After issuing a quote to a client, how long do you wait before accepting another job?
Thread poster: conejo

conejo  Identity Verified
United States
Local time: 01:34
Japanese to English
+ ...
Jan 23, 2019

When I issue quotes to clients, I typically have a time period for which the quote is valid.

For example: The quote is $___ USD, and if you issue a PO by X:XX pm, YY time zone, Jan. 26, then I will deliver the translation by Z:ZZ am, YY time zone, Jan. 31.

I also make it clear that if they respond after that time I may not be able to do the job if I have accepted other work, and that the delivery schedule would need to be recalculated based on my actual schedule at th
... See more
When I issue quotes to clients, I typically have a time period for which the quote is valid.

For example: The quote is $___ USD, and if you issue a PO by X:XX pm, YY time zone, Jan. 26, then I will deliver the translation by Z:ZZ am, YY time zone, Jan. 31.

I also make it clear that if they respond after that time I may not be able to do the job if I have accepted other work, and that the delivery schedule would need to be recalculated based on my actual schedule at that time.

But it still involves me holding time for a client until the time I have stated. Which I think is good in terms of being reliable for the client, but there are often too many times when I am holding time for clients who take too much time to respond. Most of the time I have been giving them 24 hours to respond before taking other jobs, but if other clients ask me to issue quotes during that time, it creates a problem because I want to honor the previous time frame, but I also don't want to wait forever and need to take the jobs that are available. And having multiple quotes in progress can be a problem because it means you promised too much to too many people that cannot all be done, and I don't like this situation to occur. I am wondering what other people are doing with regard to this.

So my question to the group is: After you issue a quote, how long do you think is reasonable to wait for a client to respond before considering that quote to be invalid and accepting another job from a different client? Or do you just go with "first come first serve", and take the first job that is actually confirmed to you after that, and notify any others you quoted that you can't do that project?

I am interested in your procedures and time frames for handling this issue. Thanks!
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Thomas T. Frost  Identity Verified
Member (2014)
Danish to English
+ ...
I don't Jan 23, 2019

You're much too nice.

I don't block time until a client has confirmed. The market is so dynamic that this is what any outsourcer should expect. First come, first served.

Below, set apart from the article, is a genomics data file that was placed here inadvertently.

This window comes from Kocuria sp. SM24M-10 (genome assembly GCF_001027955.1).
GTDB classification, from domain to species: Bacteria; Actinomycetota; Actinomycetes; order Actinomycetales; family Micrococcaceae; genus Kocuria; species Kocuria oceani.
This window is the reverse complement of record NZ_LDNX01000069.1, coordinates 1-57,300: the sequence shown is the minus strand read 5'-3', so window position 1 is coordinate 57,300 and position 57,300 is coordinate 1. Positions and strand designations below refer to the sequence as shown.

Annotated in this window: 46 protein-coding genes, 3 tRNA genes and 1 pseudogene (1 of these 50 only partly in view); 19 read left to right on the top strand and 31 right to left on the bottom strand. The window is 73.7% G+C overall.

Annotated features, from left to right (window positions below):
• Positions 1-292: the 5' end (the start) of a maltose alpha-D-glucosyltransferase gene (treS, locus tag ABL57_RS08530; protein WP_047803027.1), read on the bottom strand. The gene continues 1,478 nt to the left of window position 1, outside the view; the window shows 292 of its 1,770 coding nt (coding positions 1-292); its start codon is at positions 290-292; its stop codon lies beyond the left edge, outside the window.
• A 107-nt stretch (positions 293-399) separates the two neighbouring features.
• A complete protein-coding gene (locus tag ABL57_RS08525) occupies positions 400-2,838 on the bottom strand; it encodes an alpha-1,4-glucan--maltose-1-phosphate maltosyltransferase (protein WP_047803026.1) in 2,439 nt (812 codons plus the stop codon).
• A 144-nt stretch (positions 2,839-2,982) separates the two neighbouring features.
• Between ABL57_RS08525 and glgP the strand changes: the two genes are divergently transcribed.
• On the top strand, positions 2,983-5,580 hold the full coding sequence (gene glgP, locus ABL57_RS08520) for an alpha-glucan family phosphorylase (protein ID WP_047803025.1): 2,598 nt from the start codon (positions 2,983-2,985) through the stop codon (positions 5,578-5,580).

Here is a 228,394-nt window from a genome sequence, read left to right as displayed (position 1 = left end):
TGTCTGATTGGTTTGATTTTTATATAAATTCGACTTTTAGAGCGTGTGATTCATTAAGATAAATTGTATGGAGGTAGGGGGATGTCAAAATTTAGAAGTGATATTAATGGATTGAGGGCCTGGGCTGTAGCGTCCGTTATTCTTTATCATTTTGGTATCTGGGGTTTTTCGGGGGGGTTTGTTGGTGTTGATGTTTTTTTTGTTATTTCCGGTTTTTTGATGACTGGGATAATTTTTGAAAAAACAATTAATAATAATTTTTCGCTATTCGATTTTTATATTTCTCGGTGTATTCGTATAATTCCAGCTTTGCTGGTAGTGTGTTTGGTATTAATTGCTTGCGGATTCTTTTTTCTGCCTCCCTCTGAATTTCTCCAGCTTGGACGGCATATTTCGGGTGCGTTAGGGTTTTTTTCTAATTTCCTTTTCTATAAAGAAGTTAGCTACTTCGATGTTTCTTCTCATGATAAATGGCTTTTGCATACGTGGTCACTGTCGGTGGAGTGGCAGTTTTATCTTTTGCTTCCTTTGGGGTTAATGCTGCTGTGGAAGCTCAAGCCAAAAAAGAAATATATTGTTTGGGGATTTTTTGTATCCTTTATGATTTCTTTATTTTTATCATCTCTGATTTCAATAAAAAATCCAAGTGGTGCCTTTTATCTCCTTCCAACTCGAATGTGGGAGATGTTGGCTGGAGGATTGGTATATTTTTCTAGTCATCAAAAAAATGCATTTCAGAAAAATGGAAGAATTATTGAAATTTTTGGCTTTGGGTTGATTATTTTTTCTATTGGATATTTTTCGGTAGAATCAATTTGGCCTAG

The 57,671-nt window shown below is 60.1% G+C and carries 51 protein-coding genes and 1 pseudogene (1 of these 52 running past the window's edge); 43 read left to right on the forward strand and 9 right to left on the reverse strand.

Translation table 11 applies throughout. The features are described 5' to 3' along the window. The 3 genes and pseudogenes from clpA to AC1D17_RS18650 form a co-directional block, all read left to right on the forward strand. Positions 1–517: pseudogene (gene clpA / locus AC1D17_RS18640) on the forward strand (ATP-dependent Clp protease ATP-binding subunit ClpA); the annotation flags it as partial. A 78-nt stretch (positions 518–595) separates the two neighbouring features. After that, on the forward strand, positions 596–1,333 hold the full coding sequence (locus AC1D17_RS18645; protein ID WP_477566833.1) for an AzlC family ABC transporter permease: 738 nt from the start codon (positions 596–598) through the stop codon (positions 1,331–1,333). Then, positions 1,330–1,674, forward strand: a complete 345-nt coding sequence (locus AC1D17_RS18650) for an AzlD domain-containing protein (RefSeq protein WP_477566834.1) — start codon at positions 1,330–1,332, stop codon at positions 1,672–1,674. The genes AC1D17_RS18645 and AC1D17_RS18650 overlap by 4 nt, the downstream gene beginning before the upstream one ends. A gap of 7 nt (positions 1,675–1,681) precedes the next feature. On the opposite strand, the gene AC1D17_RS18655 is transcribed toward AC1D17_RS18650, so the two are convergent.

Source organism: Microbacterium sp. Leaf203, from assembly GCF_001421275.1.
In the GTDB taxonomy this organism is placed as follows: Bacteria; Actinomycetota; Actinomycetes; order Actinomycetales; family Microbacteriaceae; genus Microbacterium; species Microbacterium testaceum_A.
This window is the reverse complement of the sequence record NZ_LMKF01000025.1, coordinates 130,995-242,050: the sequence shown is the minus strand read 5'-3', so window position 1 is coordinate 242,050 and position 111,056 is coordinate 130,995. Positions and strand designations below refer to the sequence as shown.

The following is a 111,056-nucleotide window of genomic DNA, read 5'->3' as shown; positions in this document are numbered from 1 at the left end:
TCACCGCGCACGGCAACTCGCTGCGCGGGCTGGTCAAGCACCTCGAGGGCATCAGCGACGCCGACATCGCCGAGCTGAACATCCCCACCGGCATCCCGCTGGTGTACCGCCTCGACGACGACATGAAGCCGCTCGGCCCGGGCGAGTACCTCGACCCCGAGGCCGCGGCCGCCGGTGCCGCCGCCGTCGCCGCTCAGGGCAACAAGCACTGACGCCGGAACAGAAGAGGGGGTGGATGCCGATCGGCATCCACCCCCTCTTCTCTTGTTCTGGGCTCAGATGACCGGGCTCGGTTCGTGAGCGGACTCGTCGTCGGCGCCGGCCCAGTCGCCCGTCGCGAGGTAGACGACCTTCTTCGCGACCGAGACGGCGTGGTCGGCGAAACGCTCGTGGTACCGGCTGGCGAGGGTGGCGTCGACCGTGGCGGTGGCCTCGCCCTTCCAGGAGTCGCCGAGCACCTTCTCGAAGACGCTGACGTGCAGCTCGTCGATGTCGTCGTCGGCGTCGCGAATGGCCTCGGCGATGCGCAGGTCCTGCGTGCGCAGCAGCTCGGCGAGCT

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Tina Vonhof
Canada
Local time: 00:34
Member (2006)
Dutch to English
+ ...
It depends Jan 23, 2019

It depends on the job and on the client. If the job I quoted on is interesting and pays well but is from a client I have never worked with before, and a few hours later I get a request from a regular, valued client, I will accept the latter and notify the prospective client that my deadline for that job has now changed. I think waiting for a response to a quote for 24 hours is too long, unless you want to take a day off. The prospective client may decide to accept a quote from someone else and n... See more
It depends on the job and on the client. If the job I quoted on is interesting and pays well but is from a client I have never worked with before, and a few hours later I get a request from a regular, valued client, I will accept the latter and notify the prospective client that my deadline for that job has now changed. I think waiting for a response to a quote for 24 hours is too long, unless you want to take a day off. The prospective client may decide to accept a quote from someone else and never even let you know and meanwhile you miss out on other jobs.Collapse


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finnword1
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Vadim Kadyrov  Identity Verified
Ukraine
Local time: 09:34
Member (2011)
English to Russian
+ ...
'first come first served' Jan 24, 2019

This has been my procedure for the last 10+ years. I will wait 3-4 hours for a client to confirm her job, but if someone approaches me withing these 3-4 hours, I will usually accept the new project.

First come first served.



[Edited at 2019-01-24 09:02 GMT]


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Daniel Frisano  Identity Verified
Switzerland
Local time: 08:34
Member (2008)